Another great year for the Cheshire County Show
ORGANISERS of this year’s Cheshire County Show believe more than 40,000 visitors attended the first day of the agricultural event.
Morning ticket sales on the gates were up 10% on last year and thousands of people had pre-booked their entry onto the Tabley showground near Knutsford, Cheshire.
“Although the weather was showery in the morning people have been out here in great spirits” said Nigel Evans, Executive Director of the Cheshire County Show.
“Numbers of exhibitors and visitors are swelling. It is a showcase for the county and I think people recognise that and are hugely supportive.”
Despite a dreary weather forecast, the rain held off for most of the day and visitors actually spent much of the time with the sun on their backs. Drawing in the crowds was the promise of an exciting day full of death-defying stunts, famous faces and a celebration of all that is great and good about farming in Cheshire.
Among those meeting and greeting was Charlie Lawson – formerly Jim McDonald in Coronation Street – who now runs his own farm shop selling quality produce. He counts Manchester United stars amongst his customers, but was taking time out of his busy schedule to meet visitors and discuss his journey from The Street to ‘the store’.
“It has been every bit as good as my last visit. I am delighted to support agriculture and the countryside in Cheshire,” he said.
Fellow ex-Corrie star Sean Wilson, who starred as Martin Platt for 20 years in the popular soap, has established Saddleworth Cheese Company. He was at the show to talk about his latest handmade cheeses in the Roberts Bakery Food Hall. Sean said: “It is always a fantastic atmosphere here. We have been coming for a few years and there is a genuine interest in cheese and local produce.”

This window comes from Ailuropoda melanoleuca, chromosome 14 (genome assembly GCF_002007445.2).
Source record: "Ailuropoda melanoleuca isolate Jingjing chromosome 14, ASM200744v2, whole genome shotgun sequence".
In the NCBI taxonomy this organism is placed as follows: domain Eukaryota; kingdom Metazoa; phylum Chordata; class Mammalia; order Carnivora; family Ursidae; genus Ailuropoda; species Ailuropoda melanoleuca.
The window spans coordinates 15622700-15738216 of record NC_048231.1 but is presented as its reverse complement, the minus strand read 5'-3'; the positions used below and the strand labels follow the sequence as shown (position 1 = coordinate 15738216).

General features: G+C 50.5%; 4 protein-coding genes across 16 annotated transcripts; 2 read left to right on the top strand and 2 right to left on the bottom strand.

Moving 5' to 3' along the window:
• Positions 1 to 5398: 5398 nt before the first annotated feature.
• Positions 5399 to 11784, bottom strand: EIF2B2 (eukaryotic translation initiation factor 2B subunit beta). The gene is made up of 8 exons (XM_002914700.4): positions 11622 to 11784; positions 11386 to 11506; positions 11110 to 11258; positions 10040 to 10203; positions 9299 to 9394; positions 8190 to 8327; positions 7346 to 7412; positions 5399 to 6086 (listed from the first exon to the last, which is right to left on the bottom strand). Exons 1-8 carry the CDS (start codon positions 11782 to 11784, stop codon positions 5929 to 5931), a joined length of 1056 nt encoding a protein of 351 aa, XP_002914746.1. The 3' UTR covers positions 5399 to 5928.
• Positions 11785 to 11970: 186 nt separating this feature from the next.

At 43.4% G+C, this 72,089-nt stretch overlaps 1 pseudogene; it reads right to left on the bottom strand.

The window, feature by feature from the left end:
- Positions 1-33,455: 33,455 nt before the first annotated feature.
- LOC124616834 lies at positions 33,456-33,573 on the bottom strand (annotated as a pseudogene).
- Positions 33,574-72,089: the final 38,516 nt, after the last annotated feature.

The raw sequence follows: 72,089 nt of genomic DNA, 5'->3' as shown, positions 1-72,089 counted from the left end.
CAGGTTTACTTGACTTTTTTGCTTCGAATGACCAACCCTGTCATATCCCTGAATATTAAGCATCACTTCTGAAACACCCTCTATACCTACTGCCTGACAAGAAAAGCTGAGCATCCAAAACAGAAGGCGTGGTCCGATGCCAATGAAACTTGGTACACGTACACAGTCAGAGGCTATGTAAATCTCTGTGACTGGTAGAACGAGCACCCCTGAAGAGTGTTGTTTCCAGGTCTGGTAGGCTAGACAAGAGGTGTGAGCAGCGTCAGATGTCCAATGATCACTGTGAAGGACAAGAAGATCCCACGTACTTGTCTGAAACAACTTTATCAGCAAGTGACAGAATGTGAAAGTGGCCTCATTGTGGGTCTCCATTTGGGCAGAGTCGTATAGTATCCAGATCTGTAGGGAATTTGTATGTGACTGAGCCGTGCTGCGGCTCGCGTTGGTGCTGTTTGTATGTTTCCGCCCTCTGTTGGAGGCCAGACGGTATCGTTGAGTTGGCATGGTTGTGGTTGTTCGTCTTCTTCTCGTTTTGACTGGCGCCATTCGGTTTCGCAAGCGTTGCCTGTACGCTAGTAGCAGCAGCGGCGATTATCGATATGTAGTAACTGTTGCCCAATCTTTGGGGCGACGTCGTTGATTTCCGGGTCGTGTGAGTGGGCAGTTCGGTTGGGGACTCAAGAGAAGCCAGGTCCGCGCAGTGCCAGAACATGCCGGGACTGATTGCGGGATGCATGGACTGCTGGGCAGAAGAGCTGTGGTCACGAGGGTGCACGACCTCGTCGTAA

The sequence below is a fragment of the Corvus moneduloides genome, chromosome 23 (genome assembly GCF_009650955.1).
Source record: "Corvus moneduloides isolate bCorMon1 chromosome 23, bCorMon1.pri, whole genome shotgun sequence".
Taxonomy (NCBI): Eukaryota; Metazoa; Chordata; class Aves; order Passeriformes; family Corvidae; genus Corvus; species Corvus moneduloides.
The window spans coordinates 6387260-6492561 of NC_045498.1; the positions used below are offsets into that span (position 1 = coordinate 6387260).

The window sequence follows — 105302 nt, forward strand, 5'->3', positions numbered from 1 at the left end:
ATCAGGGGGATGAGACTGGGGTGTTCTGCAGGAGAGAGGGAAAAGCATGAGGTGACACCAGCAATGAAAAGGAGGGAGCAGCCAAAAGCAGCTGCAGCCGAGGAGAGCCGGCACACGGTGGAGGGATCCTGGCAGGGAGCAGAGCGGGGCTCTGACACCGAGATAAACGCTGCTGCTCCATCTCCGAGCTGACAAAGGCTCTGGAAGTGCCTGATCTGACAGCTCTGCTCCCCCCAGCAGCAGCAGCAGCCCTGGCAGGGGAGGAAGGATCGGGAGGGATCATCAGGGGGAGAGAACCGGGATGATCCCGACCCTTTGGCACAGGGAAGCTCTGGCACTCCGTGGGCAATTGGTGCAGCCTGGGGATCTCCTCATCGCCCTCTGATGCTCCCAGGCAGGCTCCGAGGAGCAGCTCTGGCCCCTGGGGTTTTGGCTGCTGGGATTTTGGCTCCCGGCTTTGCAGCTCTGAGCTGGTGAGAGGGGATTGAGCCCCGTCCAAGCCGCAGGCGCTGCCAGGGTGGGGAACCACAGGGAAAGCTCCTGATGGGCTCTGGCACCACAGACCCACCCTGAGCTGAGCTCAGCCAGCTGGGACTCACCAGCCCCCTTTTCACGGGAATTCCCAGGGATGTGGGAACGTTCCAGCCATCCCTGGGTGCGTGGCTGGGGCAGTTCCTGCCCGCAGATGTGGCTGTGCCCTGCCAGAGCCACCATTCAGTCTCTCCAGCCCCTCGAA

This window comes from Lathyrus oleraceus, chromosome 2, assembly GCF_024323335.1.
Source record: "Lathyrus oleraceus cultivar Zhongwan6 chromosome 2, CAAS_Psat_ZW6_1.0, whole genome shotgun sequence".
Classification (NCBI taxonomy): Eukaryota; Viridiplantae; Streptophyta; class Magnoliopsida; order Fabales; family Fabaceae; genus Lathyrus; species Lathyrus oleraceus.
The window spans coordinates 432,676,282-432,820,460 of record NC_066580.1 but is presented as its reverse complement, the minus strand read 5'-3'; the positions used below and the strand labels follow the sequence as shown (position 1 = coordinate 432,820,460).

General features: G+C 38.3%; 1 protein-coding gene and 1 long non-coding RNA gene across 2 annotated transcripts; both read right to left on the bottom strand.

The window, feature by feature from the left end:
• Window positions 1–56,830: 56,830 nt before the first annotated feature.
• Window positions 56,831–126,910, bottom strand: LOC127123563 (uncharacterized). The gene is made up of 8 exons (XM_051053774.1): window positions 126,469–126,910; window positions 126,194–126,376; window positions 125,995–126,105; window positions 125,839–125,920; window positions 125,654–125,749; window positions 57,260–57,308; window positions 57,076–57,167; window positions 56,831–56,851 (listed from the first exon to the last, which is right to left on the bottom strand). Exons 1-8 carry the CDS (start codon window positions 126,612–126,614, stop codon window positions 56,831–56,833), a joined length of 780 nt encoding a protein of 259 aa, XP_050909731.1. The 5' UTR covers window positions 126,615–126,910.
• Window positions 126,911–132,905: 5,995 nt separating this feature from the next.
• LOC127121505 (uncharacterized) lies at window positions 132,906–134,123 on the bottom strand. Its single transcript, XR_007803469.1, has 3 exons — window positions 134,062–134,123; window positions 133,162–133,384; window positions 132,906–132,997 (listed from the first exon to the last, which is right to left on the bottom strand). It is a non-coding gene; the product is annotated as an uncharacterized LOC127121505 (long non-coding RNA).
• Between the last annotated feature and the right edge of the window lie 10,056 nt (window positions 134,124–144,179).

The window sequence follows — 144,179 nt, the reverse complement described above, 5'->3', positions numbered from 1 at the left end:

Fromage was a theme for this year’s show with a campaign launched to halt the decline of Cheshire Cheese.
The extensive cheese section at the major two-day public event has launched a bid – backed by Hill Valley Spa, Hotel and Golf together with Portal Hotel, Golf and Spa – to turn around the fortunes of Cheshire Cheese in the face of a stark fall in production.
Also keeping the crowds entertained was the motorcycle stunt team the Bolddog Lings, which was back by public demand. The show held a public vote to see whether the stuntmen should be invited back and an overwhelming majority of the public said ‘yes’.
The real stars of the show, however, were the hundreds of livestock and other animals that came from all over the country to compete for the coveted titles.
Some of the competition highlights were the cattle, light horse and dog shows which all saw a massive number of entries with some of the finest animals in the country.
One of the main aims of the show is to bring the farming community and the general public closer together and the Sainsbury’s Agri Centre helped to do just that by giving people of all ages the chance to meet farmers and see animals up close.
Sponsored by leading supermarket Sainsbury’s for the second year, one of the key aims of the Agri-Centre was also to educate the public on where their food comes from and the journey it takes from ‘plough to plate’.
The public could also try a range of other countryside pursuits such as clay shooting, archery and even duck herding in the ‘Countryside Experience’ area, which has now been part of the show for four years.
Tony Garnett, Chairman of the Cheshire County Show, said: “Attendance is increasing – it is a show that is bulging at the seams! All the support from exhibitors and visitors really cements the show as one of the highlights of the agricultural calendar.”
Submitted by Hayley Coleman